I knew it had changed, I’d heard this many times before, and I did make a visit there about 20 years ago when I was in my 20’s (with Rita driving me then) though I don’t remember much about it then. I’m not naive enough to think it would be the same but I was still, especially on a journey such as this, interested to see it. As I’d been told, the small wooden houses on the huge plots have long ago been taken down, the plots divided into much smaller ones, and much bigger houses built on them. That’s what happened to our house when my parents sold it in 1972. The houses there now were in fact the only really ugly ones I had seen in the USA or Canada – not the beautiful detached, wooden, painted houses with porches I love and had seen so many of.

I popped into the primary (or elementary) school at the end of the road, which my big sister attended for a short while before we emigrated. (I never made it, I was too little.) The 2 women in the office were very interested to hear I had once lived there, and one of them had lived there herself since around the time we left 1972. She agreed how much had changed – and about how ugly some of the houses were!

She gave me a giant cookie left over from Halloween, it was nice to be treated as a 4-year old again! I remembered that the last time I was here at this time of year, I was indeed trick-or-treating with my parents – dressed as fairy I believe (my brother as a wizard, my sister as a witch).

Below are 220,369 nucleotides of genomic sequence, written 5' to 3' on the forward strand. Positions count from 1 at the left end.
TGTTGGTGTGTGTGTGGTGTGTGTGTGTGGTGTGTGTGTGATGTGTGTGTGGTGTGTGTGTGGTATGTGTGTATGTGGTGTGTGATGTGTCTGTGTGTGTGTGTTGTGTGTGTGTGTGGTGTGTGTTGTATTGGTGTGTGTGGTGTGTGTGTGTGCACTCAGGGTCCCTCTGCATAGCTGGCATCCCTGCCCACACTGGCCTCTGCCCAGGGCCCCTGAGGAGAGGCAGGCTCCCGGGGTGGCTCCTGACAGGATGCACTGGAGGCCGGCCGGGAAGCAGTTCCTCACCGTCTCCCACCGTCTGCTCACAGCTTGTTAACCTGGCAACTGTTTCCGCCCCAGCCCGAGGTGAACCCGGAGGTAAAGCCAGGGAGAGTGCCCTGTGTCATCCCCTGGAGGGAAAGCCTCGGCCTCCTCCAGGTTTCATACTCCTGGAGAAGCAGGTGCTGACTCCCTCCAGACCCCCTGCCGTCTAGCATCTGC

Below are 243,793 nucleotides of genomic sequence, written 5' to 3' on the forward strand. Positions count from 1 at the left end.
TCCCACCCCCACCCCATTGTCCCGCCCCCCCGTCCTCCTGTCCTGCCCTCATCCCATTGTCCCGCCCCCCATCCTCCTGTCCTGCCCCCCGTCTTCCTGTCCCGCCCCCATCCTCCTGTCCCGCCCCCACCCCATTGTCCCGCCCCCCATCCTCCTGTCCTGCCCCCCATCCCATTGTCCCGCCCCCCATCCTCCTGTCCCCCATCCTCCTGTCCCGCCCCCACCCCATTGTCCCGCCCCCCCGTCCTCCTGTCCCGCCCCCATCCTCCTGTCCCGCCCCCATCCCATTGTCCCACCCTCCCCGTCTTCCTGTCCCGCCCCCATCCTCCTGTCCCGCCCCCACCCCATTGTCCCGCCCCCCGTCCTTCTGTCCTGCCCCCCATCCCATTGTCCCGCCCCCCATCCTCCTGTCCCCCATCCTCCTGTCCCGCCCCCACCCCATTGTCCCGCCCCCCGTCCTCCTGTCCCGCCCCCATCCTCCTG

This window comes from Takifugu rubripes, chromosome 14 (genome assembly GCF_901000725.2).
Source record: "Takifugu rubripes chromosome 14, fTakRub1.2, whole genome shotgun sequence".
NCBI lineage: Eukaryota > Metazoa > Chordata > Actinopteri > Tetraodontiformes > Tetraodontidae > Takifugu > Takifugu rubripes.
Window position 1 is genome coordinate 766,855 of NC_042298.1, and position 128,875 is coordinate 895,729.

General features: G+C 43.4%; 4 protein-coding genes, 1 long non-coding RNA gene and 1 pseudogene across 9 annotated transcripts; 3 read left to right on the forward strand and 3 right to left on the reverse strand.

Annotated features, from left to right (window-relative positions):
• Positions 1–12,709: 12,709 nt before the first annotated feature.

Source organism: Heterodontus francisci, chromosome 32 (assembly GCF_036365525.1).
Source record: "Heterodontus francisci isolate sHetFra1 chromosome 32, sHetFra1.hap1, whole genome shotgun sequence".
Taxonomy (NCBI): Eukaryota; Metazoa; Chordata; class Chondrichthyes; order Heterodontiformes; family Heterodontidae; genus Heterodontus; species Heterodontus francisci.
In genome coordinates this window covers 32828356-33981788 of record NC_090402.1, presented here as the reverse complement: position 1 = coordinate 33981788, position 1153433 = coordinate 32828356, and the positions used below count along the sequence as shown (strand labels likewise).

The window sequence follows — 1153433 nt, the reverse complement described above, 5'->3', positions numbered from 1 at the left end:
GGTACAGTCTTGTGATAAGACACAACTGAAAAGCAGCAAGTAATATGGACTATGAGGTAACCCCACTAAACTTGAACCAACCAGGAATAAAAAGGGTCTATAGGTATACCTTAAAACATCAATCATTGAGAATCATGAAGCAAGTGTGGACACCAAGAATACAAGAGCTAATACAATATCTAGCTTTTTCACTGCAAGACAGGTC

I didn’t expect to feel anything much. The past is a country you can never go back to, didn’t I know that at The Beginning of all this? Perhaps I had needed to come all this way to find that out for myself. Here I was, wandering the first street I had ever known, looking for something. As I walked down Scott Drive to Yonge Street for the last time to get the bus back to Toronto, I noticed the pavement the way a child does – the detail, closer to the ground – the pattern of the pavement and the autumn leaves. I seemed to feel my 4-year-old self who had run up and down this street and studied this pavement take my hand and come with me. When I left here I never fully understood I would never be coming back. Perhaps I had left a bit of myself behind.

Funded by Arts Council England